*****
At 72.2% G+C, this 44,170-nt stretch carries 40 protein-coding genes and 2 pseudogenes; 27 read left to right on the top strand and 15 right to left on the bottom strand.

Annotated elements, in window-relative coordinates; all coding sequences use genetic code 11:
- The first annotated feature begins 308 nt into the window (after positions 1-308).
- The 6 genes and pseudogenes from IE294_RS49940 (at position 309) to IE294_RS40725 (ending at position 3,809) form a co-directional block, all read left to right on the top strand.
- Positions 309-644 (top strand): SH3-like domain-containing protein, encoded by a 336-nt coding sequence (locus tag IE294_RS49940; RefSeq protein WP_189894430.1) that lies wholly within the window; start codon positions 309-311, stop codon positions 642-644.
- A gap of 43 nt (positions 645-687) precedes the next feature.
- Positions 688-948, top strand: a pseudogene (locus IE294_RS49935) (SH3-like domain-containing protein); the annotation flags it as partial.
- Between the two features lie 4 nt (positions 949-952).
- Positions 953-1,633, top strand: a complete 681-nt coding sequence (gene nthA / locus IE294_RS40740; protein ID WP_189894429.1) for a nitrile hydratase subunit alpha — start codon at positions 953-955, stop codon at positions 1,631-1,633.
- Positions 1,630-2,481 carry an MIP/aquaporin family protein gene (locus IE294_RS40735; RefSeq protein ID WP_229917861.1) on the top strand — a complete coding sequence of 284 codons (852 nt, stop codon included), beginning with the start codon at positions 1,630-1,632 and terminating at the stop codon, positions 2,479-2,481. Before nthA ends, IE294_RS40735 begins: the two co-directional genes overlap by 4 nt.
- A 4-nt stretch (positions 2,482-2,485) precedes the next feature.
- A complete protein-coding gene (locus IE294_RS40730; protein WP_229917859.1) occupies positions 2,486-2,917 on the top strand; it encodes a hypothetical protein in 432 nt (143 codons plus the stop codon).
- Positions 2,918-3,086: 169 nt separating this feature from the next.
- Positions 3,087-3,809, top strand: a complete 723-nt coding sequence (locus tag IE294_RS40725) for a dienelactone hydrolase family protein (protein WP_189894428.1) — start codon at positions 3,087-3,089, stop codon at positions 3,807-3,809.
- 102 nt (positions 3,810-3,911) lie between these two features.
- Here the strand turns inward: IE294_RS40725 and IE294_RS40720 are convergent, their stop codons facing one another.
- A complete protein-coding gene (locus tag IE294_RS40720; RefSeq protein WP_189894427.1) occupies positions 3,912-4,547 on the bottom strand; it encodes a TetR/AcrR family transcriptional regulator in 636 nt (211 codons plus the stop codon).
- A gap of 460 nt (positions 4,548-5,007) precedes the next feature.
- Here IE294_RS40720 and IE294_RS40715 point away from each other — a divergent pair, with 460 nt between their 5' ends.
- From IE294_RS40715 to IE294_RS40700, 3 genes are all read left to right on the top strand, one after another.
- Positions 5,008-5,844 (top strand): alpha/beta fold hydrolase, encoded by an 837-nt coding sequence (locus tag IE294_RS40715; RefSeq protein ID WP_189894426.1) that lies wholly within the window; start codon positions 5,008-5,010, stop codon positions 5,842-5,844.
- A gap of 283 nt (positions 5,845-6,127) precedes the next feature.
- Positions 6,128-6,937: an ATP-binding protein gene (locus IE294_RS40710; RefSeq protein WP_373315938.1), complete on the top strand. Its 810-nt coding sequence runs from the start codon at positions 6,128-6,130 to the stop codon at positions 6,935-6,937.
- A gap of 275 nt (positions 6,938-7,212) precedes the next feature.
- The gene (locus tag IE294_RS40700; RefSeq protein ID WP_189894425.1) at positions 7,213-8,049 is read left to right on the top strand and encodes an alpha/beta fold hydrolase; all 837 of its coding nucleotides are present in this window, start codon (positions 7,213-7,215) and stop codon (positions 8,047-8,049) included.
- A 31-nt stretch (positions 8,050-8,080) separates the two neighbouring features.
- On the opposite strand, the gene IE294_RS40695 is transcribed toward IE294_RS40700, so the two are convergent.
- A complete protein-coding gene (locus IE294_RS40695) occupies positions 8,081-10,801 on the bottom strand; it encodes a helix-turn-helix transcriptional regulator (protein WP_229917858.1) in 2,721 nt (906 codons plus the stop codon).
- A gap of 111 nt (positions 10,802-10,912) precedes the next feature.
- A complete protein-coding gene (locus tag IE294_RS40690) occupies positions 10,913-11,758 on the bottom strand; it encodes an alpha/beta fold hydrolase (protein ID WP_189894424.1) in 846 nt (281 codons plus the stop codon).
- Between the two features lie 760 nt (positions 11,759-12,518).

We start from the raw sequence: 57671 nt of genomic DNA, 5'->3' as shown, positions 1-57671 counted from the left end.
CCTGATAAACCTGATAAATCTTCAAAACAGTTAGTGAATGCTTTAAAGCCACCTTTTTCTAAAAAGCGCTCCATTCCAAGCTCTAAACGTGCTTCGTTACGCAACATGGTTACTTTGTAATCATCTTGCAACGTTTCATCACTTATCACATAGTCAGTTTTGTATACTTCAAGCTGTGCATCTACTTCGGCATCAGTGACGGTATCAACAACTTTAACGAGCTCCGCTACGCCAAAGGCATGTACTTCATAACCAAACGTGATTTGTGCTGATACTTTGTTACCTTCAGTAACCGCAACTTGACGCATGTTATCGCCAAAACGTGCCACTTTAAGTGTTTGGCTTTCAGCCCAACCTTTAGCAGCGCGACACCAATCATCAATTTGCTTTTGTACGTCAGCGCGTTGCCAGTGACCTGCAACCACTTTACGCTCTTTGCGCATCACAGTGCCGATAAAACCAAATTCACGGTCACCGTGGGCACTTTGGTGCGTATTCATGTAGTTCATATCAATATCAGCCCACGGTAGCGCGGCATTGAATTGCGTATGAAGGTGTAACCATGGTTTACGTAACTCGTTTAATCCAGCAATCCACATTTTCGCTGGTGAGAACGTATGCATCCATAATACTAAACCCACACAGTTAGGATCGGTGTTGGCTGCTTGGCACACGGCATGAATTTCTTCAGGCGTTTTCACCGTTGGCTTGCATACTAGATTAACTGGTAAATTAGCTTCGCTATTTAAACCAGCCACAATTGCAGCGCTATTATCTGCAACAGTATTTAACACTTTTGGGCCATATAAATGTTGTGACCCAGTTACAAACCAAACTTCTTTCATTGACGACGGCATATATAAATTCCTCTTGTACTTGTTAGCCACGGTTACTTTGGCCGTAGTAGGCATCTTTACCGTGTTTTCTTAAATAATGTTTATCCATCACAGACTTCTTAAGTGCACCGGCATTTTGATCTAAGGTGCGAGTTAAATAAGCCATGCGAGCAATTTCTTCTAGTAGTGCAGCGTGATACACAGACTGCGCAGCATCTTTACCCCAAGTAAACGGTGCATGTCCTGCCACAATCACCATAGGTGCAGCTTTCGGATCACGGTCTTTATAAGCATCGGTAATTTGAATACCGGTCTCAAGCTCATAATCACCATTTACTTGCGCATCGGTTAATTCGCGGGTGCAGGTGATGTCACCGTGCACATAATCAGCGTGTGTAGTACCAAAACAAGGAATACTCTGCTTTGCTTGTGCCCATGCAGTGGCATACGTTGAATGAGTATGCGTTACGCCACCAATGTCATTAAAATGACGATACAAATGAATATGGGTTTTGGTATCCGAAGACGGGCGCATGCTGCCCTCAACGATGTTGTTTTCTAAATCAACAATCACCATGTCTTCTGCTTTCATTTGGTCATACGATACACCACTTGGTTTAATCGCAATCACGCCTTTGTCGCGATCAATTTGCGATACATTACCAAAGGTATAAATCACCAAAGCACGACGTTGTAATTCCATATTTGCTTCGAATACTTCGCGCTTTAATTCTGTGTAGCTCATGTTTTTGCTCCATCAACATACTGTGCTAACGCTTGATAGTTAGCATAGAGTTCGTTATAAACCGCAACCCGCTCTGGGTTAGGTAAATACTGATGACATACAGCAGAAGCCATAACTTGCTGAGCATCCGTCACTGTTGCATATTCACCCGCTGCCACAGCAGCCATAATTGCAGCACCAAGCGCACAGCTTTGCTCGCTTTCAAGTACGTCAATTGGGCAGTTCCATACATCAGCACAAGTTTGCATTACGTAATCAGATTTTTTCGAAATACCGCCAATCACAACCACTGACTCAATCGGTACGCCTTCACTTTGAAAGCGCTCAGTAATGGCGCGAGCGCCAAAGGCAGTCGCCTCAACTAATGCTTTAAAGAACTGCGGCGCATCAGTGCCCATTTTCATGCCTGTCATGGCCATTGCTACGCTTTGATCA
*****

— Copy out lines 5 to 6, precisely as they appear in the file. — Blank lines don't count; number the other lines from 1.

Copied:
- Positions 309-644 (top strand): SH3-like domain-containing protein, encoded by a 336-nt coding sequence (locus tag IE294_RS49940; RefSeq protein WP_189894430.1) that lies wholly within the window; start codon positions 309-311, stop codon positions 642-644.
- A gap of 43 nt (positions 645-687) precedes the next feature.